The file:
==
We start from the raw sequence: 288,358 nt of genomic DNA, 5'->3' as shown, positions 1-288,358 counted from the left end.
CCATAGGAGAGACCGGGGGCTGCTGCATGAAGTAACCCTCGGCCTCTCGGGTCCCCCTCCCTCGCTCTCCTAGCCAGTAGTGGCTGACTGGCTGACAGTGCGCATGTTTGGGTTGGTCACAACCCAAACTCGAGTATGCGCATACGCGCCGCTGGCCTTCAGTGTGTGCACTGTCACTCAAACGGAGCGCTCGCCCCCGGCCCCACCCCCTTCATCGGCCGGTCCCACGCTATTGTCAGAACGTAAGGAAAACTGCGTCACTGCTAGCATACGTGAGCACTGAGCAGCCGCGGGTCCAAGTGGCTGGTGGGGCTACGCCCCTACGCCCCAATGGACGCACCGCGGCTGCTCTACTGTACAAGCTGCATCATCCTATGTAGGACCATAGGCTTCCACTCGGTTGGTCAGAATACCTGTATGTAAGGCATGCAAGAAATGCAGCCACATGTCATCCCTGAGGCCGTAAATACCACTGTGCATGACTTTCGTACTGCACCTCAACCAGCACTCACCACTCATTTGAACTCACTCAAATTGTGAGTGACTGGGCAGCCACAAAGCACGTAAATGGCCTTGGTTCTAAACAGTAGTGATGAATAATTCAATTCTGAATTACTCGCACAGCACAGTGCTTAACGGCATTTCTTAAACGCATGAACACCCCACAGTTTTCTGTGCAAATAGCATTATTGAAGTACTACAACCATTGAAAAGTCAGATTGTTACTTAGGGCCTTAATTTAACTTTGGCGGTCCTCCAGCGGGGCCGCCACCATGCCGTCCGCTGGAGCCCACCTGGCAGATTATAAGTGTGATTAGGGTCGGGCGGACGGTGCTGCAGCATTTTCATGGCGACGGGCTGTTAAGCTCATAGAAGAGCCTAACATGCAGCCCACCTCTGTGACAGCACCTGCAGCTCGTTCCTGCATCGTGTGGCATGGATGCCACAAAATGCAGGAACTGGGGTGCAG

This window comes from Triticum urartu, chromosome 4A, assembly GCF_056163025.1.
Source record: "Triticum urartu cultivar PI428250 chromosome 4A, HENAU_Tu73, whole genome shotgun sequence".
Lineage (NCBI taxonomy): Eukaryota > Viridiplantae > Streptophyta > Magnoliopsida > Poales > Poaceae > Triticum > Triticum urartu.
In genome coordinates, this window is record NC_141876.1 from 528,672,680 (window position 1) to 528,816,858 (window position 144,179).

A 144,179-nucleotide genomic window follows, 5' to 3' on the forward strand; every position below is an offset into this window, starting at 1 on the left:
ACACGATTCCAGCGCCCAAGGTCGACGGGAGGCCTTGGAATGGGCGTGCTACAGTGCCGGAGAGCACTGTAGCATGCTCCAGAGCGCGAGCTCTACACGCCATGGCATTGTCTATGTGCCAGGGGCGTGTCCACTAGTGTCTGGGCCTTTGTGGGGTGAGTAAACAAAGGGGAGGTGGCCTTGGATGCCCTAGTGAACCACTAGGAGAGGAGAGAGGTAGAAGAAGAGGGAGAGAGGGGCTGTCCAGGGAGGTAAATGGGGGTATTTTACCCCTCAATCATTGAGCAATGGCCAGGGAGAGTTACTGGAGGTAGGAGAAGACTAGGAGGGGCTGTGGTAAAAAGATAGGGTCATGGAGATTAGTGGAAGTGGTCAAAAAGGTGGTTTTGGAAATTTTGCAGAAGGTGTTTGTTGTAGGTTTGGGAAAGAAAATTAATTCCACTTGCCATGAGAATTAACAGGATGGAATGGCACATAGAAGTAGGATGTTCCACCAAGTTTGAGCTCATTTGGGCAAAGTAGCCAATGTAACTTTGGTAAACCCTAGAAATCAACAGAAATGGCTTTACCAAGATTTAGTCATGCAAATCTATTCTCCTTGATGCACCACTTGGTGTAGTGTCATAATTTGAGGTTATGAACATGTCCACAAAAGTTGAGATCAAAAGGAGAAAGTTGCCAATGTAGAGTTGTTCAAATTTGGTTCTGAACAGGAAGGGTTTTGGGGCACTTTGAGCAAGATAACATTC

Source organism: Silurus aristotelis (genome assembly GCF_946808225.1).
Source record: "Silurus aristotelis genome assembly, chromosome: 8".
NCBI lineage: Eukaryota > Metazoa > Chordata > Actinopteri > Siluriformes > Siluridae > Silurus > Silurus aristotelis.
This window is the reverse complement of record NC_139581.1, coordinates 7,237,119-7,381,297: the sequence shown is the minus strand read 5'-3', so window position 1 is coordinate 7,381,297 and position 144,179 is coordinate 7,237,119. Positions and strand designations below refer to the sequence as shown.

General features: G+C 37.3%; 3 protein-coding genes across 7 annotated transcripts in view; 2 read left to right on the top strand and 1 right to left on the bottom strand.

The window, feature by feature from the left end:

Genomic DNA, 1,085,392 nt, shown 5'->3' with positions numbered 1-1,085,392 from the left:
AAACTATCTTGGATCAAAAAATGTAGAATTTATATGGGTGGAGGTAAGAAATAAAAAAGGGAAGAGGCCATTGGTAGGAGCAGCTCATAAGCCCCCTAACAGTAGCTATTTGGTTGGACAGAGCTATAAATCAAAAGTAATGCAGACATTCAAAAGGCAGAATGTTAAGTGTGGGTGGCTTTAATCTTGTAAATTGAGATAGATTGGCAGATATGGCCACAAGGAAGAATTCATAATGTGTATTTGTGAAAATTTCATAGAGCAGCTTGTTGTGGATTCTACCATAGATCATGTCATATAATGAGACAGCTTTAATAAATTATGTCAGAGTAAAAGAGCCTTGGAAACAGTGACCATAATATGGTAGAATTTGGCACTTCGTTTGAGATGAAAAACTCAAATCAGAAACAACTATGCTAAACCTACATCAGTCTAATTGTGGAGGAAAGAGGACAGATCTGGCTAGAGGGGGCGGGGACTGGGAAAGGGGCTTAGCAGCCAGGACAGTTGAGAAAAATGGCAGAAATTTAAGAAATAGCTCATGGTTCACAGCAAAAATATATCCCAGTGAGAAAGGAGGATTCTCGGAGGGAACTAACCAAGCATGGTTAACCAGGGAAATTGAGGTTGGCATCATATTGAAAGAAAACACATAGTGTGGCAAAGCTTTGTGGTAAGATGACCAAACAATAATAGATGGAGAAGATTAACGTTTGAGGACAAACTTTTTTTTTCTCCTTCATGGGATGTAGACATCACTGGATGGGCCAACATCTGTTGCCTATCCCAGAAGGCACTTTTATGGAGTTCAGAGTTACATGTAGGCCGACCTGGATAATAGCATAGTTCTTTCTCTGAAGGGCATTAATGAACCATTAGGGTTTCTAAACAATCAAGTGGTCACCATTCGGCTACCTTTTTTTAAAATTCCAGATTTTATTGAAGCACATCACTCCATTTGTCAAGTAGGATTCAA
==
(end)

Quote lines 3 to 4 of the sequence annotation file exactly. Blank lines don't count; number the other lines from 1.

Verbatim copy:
This window comes from Triticum urartu, chromosome 4A, assembly GCF_056163025.1.
Source record: "Triticum urartu cultivar PI428250 chromosome 4A, HENAU_Tu73, whole genome shotgun sequence".